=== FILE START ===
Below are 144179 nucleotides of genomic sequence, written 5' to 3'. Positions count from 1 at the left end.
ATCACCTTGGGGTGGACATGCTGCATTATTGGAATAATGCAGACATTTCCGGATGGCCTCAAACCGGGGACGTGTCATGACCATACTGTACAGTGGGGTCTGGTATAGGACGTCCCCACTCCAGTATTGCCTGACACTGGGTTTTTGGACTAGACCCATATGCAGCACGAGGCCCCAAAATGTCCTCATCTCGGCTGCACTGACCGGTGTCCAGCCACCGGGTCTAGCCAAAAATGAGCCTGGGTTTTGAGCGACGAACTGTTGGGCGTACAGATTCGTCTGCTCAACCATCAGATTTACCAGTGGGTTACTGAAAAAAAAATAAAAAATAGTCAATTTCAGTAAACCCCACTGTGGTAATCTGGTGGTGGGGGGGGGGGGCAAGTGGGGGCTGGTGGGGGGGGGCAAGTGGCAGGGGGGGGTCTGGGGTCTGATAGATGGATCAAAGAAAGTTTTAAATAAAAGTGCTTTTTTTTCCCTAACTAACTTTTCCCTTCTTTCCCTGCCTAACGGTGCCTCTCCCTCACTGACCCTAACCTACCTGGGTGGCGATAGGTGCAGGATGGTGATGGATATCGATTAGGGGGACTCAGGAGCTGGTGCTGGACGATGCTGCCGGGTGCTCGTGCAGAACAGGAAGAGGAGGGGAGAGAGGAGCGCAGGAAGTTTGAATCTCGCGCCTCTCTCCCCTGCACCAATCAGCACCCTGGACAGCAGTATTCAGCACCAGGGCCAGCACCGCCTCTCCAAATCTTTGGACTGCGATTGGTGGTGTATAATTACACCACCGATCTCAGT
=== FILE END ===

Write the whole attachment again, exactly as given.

Below are 144179 nucleotides of genomic sequence, written 5' to 3'. Positions count from 1 at the left end.
ATCACCTTGGGGTGGACATGCTGCATTATTGGAATAATGCAGACATTTCCGGATGGCCTCAAACCGGGGACGTGTCATGACCATACTGTACAGTGGGGTCTGGTATAGGACGTCCCCACTCCAGTATTGCCTGACACTGGGTTTTTGGACTAGACCCATATGCAGCACGAGGCCCCAAAATGTCCTCATCTCGGCTGCACTGACCGGTGTCCAGCCACCGGGTCTAGCCAAAAATGAGCCTGGGTTTTGAGCGACGAACTGTTGGGCGTACAGATTCGTCTGCTCAACCATCAGATTTACCAGTGGGTTACTGAAAAAAAAATAAAAAATAGTCAATTTCAGTAAACCCCACTGTGGTAATCTGGTGGTGGGGGGGGGGGGCAAGTGGGGGCTGGTGGGGGGGGGCAAGTGGCAGGGGGGGGTCTGGGGTCTGATAGATGGATCAAAGAAAGTTTTAAATAAAAGTGCTTTTTTTTCCCTAACTAACTTTTCCCTTCTTTCCCTGCCTAACGGTGCCTCTCCCTCACTGACCCTAACCTACCTGGGTGGCGATAGGTGCAGGATGGTGATGGATATCGATTAGGGGGACTCAGGAGCTGGTGCTGGACGATGCTGCCGGGTGCTCGTGCAGAACAGGAAGAGGAGGGGAGAGAGGAGCGCAGGAAGTTTGAATCTCGCGCCTCTCTCCCCTGCACCAATCAGCACCCTGGACAGCAGTATTCAGCACCAGGGCCAGCACCGCCTCTCCAAATCTTTGGACTGCGATTGGTGGTGTATAATTACACCACCGATCTCAGT